This is the Namu familiar to many Chinese, a crass celebrity famous for her fame. Her self-promotion so irks her own people in their remote homeland at the foot of the Tibetan plateau that many insist she is not Mosuo at all, just a mixed-blood descendant of 13th century Mongolian invaders dispatched by Kublai Khan.
English-language readers, however, now meet an entirely different Namu. In her excellent childhood memoir and first book in English, Leaving Mother Lake, she expresses herself as a complicated and layered character; a spiritual storyteller with perfect pitch and such an intense yearning to leave her village that she is willing to sacrifice her relationship with her family to do so. Namu has performed a neat trick in exoticizing herself for two different cultures. The real woman lies somewhere in between.
In the process of telling her own tale, Namu opens a window onto one of the world's last matrilineal societies. The Mosuo number only some 30,000 and live near pristine Lugu Lake, which lies at the base of the sacred Gamu Mountain, the protective site of their mother goddess on the border of Sichuan and Yunnan provinces in southwestern China. They practice their own shamanistic religion, called Daba, and also Tibetan Buddhism. But it's the role of Mosuo women that sets them apart from other cultures: they don't marry. Instead, womenfolk take a series of lovers throughout their lives, and the children of these "walking marriages" remain in their mothers' homes under a matriarch's supervision. Nor do women lie back in their "flower chambers," staring at the ceiling and thinking of the mother goddess. "You must please yourself first," Namu's mother instructed her, adding that "making love is very good for the skin."
Namu's co-author, anthropologist Christine Mathieu, wrote the book based on months of interviews with Namu. And Mathieu's presence helps keep some of Namu's outrageousness in check. Mathieu says, for example, that Namu first described her father as riding into her village on a white stallion and wooing her mother with the line "Hey baby, nice bum." It was a good story—but total fiction. And Namu has shocked audiences at book readings in the U.S. by stating that she would never take a Mosuo man because she can't stand "their stink." Such comments are familiar to many Chinese and to me—I've known Namu for a decade and have observed as she mingles fantasy and fact based on what she thinks will sell. "My challenge," Mathieu acknowledges, was to "make her story accessible to a Western audience" without whitewashing Namu's strong personality.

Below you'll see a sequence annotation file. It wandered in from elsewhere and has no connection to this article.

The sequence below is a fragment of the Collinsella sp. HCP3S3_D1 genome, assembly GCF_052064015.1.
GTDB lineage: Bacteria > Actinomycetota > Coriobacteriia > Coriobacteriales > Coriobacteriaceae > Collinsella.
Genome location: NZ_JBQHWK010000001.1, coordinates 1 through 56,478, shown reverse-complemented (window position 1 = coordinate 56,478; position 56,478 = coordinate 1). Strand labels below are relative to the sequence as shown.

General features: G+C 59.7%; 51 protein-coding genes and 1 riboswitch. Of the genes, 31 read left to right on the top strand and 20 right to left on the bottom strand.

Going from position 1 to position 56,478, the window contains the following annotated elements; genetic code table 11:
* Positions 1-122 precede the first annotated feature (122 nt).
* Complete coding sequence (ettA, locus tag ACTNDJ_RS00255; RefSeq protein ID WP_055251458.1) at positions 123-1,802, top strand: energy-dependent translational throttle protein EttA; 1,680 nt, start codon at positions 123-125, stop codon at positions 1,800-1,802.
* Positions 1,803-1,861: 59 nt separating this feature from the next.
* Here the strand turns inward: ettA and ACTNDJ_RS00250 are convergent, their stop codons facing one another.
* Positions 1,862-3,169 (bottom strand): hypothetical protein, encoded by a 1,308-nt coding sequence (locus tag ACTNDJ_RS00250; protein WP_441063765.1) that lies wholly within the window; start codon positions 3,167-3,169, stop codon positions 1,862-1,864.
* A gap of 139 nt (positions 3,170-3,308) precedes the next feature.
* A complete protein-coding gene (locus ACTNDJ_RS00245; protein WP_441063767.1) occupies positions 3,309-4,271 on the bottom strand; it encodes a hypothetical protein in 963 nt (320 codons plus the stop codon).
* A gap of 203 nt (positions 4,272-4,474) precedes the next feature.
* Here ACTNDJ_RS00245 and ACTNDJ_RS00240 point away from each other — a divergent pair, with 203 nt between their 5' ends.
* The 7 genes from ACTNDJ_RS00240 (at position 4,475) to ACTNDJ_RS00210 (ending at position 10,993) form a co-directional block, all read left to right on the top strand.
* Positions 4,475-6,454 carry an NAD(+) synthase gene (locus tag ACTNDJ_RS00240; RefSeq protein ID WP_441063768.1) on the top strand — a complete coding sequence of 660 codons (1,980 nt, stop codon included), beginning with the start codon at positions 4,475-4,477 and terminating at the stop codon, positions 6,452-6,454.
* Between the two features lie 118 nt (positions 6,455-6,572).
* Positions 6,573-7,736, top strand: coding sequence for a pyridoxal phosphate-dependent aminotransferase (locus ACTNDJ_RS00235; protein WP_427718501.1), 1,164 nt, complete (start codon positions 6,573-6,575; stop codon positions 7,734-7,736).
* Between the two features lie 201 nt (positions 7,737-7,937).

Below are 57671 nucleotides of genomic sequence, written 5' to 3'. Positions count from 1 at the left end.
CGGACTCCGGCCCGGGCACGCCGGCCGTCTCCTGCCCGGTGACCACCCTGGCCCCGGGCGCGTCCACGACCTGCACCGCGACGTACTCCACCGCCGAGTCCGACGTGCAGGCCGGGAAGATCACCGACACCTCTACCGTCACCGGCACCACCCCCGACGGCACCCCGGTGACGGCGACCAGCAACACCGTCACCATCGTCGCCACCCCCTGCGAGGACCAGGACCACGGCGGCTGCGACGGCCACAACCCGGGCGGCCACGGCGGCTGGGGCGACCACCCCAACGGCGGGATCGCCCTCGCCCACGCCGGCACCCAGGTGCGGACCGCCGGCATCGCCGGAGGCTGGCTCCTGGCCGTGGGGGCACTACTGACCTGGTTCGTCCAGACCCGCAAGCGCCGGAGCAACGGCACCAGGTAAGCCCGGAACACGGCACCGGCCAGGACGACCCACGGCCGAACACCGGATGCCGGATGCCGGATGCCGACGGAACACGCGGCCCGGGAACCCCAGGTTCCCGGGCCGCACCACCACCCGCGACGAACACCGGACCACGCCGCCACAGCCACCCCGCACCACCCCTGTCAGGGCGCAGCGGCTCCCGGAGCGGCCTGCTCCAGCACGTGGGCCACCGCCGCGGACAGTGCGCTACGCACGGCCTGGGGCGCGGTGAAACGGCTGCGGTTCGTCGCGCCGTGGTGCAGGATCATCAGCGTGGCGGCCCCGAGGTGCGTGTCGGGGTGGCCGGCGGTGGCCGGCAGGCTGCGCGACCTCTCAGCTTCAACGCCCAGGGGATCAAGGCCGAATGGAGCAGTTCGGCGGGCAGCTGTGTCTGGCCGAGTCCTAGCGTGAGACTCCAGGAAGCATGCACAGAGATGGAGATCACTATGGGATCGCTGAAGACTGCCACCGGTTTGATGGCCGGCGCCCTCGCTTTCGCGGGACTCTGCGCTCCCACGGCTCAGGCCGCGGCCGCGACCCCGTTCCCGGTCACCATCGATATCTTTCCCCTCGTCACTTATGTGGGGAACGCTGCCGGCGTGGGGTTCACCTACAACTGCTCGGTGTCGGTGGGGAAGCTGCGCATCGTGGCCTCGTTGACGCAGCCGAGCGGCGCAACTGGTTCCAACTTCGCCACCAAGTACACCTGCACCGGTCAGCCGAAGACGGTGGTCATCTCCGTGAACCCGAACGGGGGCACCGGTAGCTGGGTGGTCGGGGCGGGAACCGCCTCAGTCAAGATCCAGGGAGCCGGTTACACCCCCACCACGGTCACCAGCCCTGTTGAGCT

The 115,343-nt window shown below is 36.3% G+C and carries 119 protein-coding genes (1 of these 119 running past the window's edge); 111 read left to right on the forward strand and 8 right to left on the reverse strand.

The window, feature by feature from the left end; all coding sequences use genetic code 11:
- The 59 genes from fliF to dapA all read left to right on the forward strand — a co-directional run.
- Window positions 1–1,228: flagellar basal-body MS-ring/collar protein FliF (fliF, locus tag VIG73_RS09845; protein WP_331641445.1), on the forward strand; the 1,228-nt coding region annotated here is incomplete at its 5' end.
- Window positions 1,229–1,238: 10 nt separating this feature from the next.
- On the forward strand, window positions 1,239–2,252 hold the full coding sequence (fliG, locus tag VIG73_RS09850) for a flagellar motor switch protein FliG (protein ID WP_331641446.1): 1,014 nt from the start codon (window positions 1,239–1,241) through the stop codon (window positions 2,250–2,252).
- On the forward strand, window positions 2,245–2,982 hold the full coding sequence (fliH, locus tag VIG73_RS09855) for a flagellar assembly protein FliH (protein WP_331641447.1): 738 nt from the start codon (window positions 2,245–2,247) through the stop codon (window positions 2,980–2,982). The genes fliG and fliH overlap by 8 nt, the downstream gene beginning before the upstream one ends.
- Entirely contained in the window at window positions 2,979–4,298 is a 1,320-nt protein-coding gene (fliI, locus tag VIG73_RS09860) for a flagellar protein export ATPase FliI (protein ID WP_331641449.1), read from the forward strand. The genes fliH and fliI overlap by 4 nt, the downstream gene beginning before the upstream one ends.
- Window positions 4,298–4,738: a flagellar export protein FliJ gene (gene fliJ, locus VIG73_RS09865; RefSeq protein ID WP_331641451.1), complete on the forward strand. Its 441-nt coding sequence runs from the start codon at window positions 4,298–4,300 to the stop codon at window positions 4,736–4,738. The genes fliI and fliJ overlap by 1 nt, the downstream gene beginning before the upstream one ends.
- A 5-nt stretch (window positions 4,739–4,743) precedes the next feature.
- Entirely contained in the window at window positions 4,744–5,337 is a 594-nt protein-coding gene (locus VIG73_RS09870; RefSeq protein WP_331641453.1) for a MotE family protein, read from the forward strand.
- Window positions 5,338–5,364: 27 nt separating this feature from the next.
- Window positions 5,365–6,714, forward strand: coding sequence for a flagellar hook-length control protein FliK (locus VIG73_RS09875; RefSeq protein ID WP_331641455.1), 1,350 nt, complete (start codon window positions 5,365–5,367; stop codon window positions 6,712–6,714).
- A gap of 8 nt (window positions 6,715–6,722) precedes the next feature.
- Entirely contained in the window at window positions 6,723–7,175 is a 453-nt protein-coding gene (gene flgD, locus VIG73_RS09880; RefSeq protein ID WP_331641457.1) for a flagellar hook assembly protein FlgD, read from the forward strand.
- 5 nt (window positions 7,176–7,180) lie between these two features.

Mathieu succeeds by refusing to portray Namu as just a simple girl with big dreams. The book focuses on Namu's difficult relationship with her mother—no small hurdle in the Land of Women—and with pretty much everyone else. Namu spent years isolated in the mountains herding yaks with an uncle who never speaks. She jealously punishes her sister by feeding her a sausage of human feces to protest her sister's larger portions of meat. By the final pages of the book, Namu has beaten two people bloody, devastated a suitor, demolished a kitchen with an axe and fled her village with her mother flinging stones at her back. Through it all, she remains likable: you have to root for a girl trying so hard to leave her village on her own terms, something her mother tried to do but failed.
Leaving Mother Lake ends two decades ago with Namu departing her homeland and entering adulthood. Her life of Chinese celebrity began shortly after—and is ending now. These days Namu rarely gads about Europe on the elbows of wealthy Western men. Versace has given way to Chinese-style gowns, and her books have grown thinner as she runs out of things to say. She is, she says, negotiating to become the "cultural ambassador" for Red Pagoda Mountain cigarettes. Gone are both the glamorous Western life that she sold in Chinese and the Mother Lake upbringing that she sells in English. The reconciliation of the two distinct sides of Namu would make for an excellent sequel.